Graduation Fees, Timetable Apps & ‘Free to Pee’: The Union AGM

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Two weeks ago, on Monday, Student Union leaders hosted a meeting and invited all students to attend and vote on what issues the Union will tackle. There were a lot of heated debates on the issue's students wanted the Union to sort through. 

Timetable App Debate 

The first of a few controversial motions was for the creation of a timetable app for students. A number of students spoke for it, one specifying how NESCol has something similar. Although something similar was released at RGU many years ago, Union President Adam Johnston clarified that it was part of a project for a computing class and not an official release, and has not been developed further.  

An amendment for the motion to make sure that the app price either 99p or less, or more hopefully, free was passed overwhelmingly. Why the university would charge students to view their own timetable is anyone's guess. The amended motioned also passed. Adam Johnston said while he thought it would be easy, the motion was very heavily debated and amended. "It's really good seeing students engage in healthy debate" he later said. 

Final Grade Debate 

Another highly debated motion was made to change how a student's final grade was tallied up. Currently, the grade given for your degree was only based on the work produced in your 4th and final year, however this motion proposed to add 1st, 2nd and 3rd year work into the grade too. A large number of people spoke out against this motion, saying that, including the first few years, during which students are still getting used to university life and will naturally make mistakes, would unfairly reflect on their final grade.  

One woman even shared her story on a year which she was diagnosed with depression and thus did poorly; while having recovered since then, she wouldn't want the effects of that year to carry with her the rest of her life. Other people noted either a number of courses do something similar, or that people transferring from a 2-and-2 course will not have a simple solution to this. A number of amendments were proposed, but all failed as most people abstained from voting. Clearly, as they planned to vote no to the motion anyway, which is exactly how it failed. Adam Johnston said he thought a lot of good points were made.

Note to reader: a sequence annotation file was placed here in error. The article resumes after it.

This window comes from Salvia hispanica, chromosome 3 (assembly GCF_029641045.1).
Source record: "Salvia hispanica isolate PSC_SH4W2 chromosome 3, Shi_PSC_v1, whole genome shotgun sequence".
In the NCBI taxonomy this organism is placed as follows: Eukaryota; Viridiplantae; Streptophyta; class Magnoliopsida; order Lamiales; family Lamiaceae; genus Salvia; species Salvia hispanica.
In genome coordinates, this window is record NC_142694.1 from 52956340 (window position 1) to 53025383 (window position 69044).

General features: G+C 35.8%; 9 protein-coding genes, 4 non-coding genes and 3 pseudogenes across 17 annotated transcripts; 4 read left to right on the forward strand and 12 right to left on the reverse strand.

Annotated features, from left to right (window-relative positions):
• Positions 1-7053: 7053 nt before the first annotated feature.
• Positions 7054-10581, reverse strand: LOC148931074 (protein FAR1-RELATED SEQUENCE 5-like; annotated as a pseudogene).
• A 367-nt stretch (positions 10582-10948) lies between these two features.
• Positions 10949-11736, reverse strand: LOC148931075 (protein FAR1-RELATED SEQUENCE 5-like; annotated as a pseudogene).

Gym Membership Controversy 

The second and final motion to fail was one to allow sports club members to go to the gym paying the RGU Sport membership fees. This was quite controversial as both Adam Johnston and President for Sports and Physical Activity, Gavin Rittoo, spoke against the motion being passed. Both suggest that it would be unfeasible to implement, as the RGU Sport, who sets the gym prices, operates separately from the Union or University. Furthermore, others spoke out against saying that the gym membership fees are among the cheapest in the country for university sports clubs. Unsurprisingly, the motion failed in a landslide. 

Other Motions & Progress 

Other motions that passed included: extra preparation for students studying abroad, implementing the lecture capture system in all schools, having more options for 4th year students, releasing exam dates earlier, making the first semester a week longer, and finally the oddly titled 'Free to Pee' motion to change the signage on the disable toilets to reflect all kinds of disabilities. Union President Johnston even noted how the 'Free to Pee' motion was of particular good quality and deserved to pass.  

The evening ended with some Updates and Other Business. News of the abolition of Graduation Fees, a payment all students must pay to receive their qualification at the end of their course, was met with thunderous applause. It was also announced that the union will be working to set free night buses for students. Finally, the union's mission to make all toilets on campus gender-neutral, while not making a huge amount of progress, there have been promising results. The University has decided to make what toilets they can gender-neutral, mainly the one toilet lockable rooms, but the Union leaders all said they are committed to achieving this mission.  

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